MARGATE – The city restored some of the parking spaces that were barricaded last week after the city declared them unsafe due to the deteriorating city-owned bulkhead along Amherst Avenue.
According to City Administrator Richard Deaney, the city today restored about 25 of the 30 parking spots that were closed off along the south end of Amherst Avenue on May 25.
“They were moved a safer distance away from the bulkhead and the engineer and police chief determined it would be safe to park there,” Deaney said in a telephone interview Wednesday, May 30.
Deaney said vehicles will park closer to the street and a safe distance away from the bulkhead and that average sized vehicles parked there will not interfere with the flow of traffic.
“The area is sufficient for normal sized vehicles,” Deaney said.
The Board of Commissioners had discussed a temporary fix for the parking area, which city engineer Ed Walberg of Remington, Vernick and Walberg said could cave in under the weight of vehicles.
“It’s in really bad shape and beyond temporary repair,” Walberg said last week when the area was cordoned off.
At that time, Walberg said he would rather see people inconvenienced than put in danger, but after hearing from local business owners and Margate Business Association President Ed Berger, Walberg, Police Chief David Wolfson and Commissioner of Public Safety John Amodeo gave it a second look, Deaney said.
The revised configuration pushes the barricades closer to the sidewalk and bulkhead.
Amodeo said the front wheels of the vehicles will be no closer than 9 feet from the bulkhead, which would relieve pressure on the bank of the bulkhead.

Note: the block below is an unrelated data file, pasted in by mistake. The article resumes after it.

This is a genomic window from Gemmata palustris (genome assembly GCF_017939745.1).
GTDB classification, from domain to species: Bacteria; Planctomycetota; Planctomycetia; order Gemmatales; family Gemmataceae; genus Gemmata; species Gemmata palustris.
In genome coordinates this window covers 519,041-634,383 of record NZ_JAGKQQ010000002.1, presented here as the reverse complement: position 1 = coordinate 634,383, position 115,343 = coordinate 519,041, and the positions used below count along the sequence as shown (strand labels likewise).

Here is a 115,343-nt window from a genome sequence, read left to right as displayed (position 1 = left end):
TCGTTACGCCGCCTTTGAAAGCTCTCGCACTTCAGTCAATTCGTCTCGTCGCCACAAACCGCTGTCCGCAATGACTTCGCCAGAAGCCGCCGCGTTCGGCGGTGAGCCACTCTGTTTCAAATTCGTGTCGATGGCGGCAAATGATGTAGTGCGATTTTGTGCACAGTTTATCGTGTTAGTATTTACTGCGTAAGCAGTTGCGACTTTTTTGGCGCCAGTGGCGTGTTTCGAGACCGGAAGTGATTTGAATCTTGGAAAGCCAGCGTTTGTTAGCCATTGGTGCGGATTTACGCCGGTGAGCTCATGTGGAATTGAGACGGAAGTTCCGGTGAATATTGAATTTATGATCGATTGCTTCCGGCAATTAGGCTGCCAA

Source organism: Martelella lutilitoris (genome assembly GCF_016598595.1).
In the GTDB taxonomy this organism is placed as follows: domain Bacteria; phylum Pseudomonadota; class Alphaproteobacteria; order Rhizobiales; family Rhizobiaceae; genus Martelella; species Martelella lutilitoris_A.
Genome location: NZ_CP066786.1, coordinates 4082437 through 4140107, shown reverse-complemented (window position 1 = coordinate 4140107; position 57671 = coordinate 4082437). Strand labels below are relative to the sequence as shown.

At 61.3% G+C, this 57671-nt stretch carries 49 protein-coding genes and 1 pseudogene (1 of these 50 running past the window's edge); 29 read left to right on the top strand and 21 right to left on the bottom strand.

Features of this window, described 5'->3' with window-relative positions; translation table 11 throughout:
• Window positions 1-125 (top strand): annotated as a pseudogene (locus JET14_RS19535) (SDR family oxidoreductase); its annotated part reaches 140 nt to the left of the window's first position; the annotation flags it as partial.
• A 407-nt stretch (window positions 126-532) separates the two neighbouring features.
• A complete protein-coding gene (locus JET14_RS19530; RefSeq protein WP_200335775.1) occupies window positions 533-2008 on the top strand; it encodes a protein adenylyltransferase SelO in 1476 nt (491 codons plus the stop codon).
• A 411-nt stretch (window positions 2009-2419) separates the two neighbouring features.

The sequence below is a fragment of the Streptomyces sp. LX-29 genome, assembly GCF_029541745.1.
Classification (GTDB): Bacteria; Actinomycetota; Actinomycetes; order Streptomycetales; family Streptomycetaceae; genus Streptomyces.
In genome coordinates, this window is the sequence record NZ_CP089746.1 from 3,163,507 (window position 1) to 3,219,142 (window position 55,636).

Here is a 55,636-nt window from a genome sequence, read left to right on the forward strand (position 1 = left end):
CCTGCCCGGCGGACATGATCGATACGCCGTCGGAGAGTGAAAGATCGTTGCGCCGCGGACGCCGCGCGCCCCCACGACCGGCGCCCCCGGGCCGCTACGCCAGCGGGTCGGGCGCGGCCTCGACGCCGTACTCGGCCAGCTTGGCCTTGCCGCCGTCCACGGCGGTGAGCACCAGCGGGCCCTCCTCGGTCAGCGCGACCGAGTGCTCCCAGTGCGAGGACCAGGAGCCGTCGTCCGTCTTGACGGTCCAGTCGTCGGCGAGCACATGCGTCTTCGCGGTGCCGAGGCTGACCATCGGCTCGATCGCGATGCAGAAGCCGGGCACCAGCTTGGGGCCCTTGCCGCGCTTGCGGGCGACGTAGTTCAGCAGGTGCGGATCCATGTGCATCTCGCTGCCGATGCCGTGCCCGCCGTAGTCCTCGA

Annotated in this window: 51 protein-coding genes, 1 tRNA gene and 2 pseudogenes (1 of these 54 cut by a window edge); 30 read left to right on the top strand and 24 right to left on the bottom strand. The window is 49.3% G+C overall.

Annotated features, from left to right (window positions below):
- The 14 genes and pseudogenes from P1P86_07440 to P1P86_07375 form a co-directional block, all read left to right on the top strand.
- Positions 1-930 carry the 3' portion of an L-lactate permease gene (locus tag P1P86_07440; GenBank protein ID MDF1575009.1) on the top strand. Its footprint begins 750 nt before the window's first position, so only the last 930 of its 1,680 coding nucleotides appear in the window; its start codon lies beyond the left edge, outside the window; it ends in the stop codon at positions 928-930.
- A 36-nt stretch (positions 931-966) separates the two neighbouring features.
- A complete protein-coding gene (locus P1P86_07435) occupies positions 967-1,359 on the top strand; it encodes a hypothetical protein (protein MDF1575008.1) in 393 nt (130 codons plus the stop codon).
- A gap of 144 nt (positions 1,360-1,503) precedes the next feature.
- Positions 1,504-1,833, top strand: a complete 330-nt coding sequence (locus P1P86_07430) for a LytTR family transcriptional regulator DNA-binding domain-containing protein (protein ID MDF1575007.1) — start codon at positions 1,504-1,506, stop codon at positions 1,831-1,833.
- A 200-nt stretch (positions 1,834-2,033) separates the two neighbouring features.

“But there is no pedestrian access on the sidewalk along the bulkhead, and the only pedestrian access will be to the two piers,” he said.
Amodeo said one marina installed a metal plate over a weak spot to allow access to the pier, and a second marina added a ramp for safety.
“We are going to monitor it daily,” Amodeo said.
In all, five spots, including one handicapped spot, are off limits, he said.
“I’m thrilled they are being accommodating while still keeping public safety first and foremost,” Berger said Wednesday afternoon. “I’m sure the business owners and residents will be very happy.”
Nevertheless, the bulkhead could still fail in a storm, Deaney said.
“A bad storm could wash away the ground beneath the parking. There’s a lot of shifting going on there,” he said.
The city is moving forward with its plan to completely replace the bulkhead and obtain permits, plans and financing, and agreed last week to go out to bid for the project, Amodeo said.
Funding is already in place for soft costs, but a bond ordinance to fund the project will likely be introduced in a few months with the work starting after the summer season, Deaney said.
Two developers currently rebuilding marinas on Amherst Avenue – builder Jim Leeds and businessman Sean Gormley – have agreed to replace sections of the city-owned bulkhead at their own cost, Amodeo said.
Deaney also said the city notified Luciano Lamberti, who has operated Lamberti’s Sunset Marina restaurant for the last 25 years, that he is responsible for making “modifications” to a portion of the city-owned bulkhead fronting his restaurant within 100 days.
Lamberti, who leases the land from the city and is responsible for maintaining the bulkhead, has faced repeated wash-outs of the deteriorating bulkhead during coastal storms, his architect Arthur W. Ponzio said when he made an informal presentation to the commission on March 19, 2015.
During that meeting, the commissioners gave Lamberti the go ahead for his ambitious plan to tear down and replace the restaurant at a higher elevation, along with replacing 230 feet of the bulkhead 24-inches into the bay.
Approval of the commissioners was required for Lamberti to apply for CAFRA permits.
The city is negotiating with Ponzio to acquire the plans and permits, Deaney said.